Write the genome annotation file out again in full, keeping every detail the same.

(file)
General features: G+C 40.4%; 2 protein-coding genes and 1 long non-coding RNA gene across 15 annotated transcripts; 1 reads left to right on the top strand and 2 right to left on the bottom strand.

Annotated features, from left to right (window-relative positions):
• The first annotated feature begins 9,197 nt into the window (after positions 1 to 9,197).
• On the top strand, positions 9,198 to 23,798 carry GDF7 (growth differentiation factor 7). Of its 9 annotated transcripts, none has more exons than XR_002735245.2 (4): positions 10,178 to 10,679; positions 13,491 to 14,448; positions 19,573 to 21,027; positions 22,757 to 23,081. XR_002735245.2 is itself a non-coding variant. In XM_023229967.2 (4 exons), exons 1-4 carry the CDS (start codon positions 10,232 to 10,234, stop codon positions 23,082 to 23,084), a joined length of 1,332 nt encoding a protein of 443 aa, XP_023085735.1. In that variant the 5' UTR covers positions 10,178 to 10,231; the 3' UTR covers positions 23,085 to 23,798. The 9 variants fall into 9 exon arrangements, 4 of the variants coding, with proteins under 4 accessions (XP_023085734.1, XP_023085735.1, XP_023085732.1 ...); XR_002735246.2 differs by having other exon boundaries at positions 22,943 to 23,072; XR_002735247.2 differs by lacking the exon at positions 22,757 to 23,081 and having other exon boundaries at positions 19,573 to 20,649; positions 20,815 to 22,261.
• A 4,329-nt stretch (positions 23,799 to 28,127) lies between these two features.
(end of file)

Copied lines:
General features: G+C 40.4%; 2 protein-coding genes and 1 long non-coding RNA gene across 15 annotated transcripts; 1 reads left to right on the top strand and 2 right to left on the bottom strand.

Annotated features, from left to right (window-relative positions):
• The first annotated feature begins 9,197 nt into the window (after positions 1 to 9,197).
• On the top strand, positions 9,198 to 23,798 carry GDF7 (growth differentiation factor 7). Of its 9 annotated transcripts, none has more exons than XR_002735245.2 (4): positions 10,178 to 10,679; positions 13,491 to 14,448; positions 19,573 to 21,027; positions 22,757 to 23,081. XR_002735245.2 is itself a non-coding variant. In XM_023229967.2 (4 exons), exons 1-4 carry the CDS (start codon positions 10,232 to 10,234, stop codon positions 23,082 to 23,084), a joined length of 1,332 nt encoding a protein of 443 aa, XP_023085735.1. In that variant the 5' UTR covers positions 10,178 to 10,231; the 3' UTR covers positions 23,085 to 23,798. The 9 variants fall into 9 exon arrangements, 4 of the variants coding, with proteins under 4 accessions (XP_023085734.1, XP_023085735.1, XP_023085732.1 ...); XR_002735246.2 differs by having other exon boundaries at positions 22,943 to 23,072; XR_002735247.2 differs by lacking the exon at positions 22,757 to 23,081 and having other exon boundaries at positions 19,573 to 20,649; positions 20,815 to 22,261.
• A 4,329-nt stretch (positions 23,799 to 28,127) lies between these two features.